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Monday Oct. 15, 2012 0:44 AM (EST+7)
Abbas says Olmert was "two months" from peace deal
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RAMALLAH, West Bank, Oct 14 (Reuters) - In comments that may stir Israel's election campaign, Palestinian President Mahmoud Abbas said on Sunday that he and Ehud Olmert were "two months" away from a peace deal before Olmert had to resign as Israeli prime minister.
EnlargeIn this file photo of Nov. 27, 2007, President Bush walks with Ehud Olmert and Mahmoud Abbas in Annapolis, Md., Nov. 27, 2007. (AP /Gerald Herbert)


Multimedia
Erekat condemns Palestine Papers
Jan. 27, 2011 7:03 PM (EST+7)
Erekat condemns Palestine Papers
Jan. 27, 2011 7:03 PM (EST+7)
Al-Jazeera Int: PLO agrees to peace talks
May 9, 2010 10:35 AM (EST+7)
Documents
Mahmoud Abbas‘ (Abu Mazen) Speech at the Aqaba Summit
President Mahmoud Abbas‘ speech to United Nations General Assembly - September 23, 2011
Press Conference with Palestinian President Mahmoud Abbas and US President Barack Obama - March 21, 2013
Publications
Poll No. 67, January 2009 - Palestinian opinions after the Gaza War
Poll No. 68, June 2009 - Palestinian opinions towards the national dialogue in Cairo between Fateh and Hamas Movements
Poll No. 69 Part 1, October 2009 - Palestinian opinions on the Goldstone report and the upcoming elections
Background
Annapolis Conference
Cairo talks
Second Intifada
Resources
Abbas shuffles PLO Executive Committee, ousts Qaddoumi, Maan News, September 12, 2009
Fatah conference leaves problems unresolved, Helena Cobban, The Electronic Intifada, August 17, 2009
PLO may expel Qaddumi over Arafat remarks, Press TV, July 15, 2009


With Olmert lately cleared of several graft charges and considering a challenge to Prime Minister Benjamin Netanyahu at the Jan. 22 parliamentary election, supporters have highlighted Olmert's efforts to make peace with Abbas in negotiations which later foundered under Netanyahu's right-wing coalition.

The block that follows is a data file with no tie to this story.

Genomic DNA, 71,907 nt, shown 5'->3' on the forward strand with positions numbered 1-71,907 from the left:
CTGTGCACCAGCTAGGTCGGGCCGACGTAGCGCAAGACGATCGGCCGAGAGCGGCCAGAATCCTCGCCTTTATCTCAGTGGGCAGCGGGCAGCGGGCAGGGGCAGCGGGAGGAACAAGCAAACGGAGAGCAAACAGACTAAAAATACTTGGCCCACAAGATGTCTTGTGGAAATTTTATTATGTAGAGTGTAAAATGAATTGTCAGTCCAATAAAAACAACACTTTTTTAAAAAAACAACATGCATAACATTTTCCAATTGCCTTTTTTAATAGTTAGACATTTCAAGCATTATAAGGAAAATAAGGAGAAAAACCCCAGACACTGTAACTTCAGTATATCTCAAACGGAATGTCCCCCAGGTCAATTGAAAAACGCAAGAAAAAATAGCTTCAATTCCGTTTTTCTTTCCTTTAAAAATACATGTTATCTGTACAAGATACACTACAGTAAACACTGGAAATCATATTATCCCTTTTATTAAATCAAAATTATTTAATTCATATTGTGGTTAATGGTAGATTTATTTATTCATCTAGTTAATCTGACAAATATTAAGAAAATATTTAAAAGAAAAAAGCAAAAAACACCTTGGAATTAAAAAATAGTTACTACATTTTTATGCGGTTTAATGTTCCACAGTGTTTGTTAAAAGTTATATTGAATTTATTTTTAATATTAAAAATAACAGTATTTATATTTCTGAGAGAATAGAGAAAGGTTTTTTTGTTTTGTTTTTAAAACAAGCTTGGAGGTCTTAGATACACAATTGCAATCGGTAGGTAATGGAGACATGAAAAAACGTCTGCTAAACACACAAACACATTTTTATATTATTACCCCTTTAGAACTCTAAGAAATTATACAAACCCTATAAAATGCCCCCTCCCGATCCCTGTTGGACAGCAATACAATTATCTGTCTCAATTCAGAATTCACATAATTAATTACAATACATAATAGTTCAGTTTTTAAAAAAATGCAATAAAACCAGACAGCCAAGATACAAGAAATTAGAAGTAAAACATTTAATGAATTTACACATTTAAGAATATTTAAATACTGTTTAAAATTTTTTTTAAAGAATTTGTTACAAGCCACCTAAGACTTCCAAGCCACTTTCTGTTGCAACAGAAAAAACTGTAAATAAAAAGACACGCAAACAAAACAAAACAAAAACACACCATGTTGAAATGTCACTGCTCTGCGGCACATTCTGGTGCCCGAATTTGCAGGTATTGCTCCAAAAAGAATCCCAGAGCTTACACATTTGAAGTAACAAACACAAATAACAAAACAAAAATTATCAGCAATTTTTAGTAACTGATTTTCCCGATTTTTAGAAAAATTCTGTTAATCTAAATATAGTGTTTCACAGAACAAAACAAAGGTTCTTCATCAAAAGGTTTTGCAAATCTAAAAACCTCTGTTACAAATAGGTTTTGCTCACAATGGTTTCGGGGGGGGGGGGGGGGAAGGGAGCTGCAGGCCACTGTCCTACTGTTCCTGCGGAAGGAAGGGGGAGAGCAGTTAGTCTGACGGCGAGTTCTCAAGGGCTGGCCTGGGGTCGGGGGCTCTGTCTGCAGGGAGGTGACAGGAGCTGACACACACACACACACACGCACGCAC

Speaking to Israeli politicians in the West Bank, Abbas said: "I worked hard with Olmert. Unfortunately, he suddenly retired. We discussed the borders, the exchange of territories and traded maps. We were close and reached many understandings."

Asked how close the pair were to a deal in 2008, Abbas replied in English: "I'm sure if he continued, two months."

Olmert and other officials involved in those U.S.-sponsored talks have spoken of progress in, for example, penciling new borders to divide Israel from a new Palestinian state, both Abbas and Olmert would have struggled to convince hardliners on either side to support any peace plan they might have produced.

Olmert was once a member of Netanyahu's Likud party but joined the centrist movement Kadima, which he led in government from 2006. In mid-2008, he announced his resignation over corruption allegations, though he remained caretaker premier until Netanyahu won a parliamentary election in early 2009.

Before Olmert left office, Abbas had suspended talks over the war Olmert launched in the Gaza Strip in late 2008, as part of Israel's confrontation with Abbas's Palestinian rivals Hamas.

Aides to Olmert, 67, have said he has been considering returning to active politics since he was largely acquitted in July of charges against him and received a suspended jail term that did not raise a legal obstacle for him to run for election.

Abbas stopped short of endorsing Olmert, describing the vote as an "internal Israeli issue".

The Palestinians want to establish a state in the West Bank and Gaza Strip with its capital in Jerusalem.

Netanyahu called the election several months early and polls make him strong favorite to retain power. (Reporting by Ali Sawafta; Writing by Maayan Lubell; Editing by Alastair Macdonald)



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In this file photo of Nov. 27, 2007, President Bush walks with Ehud Olmert and Mahmoud Abbas in Annapolis, Md., Nov. 27, 2007. (AP /Gerald Herbert)



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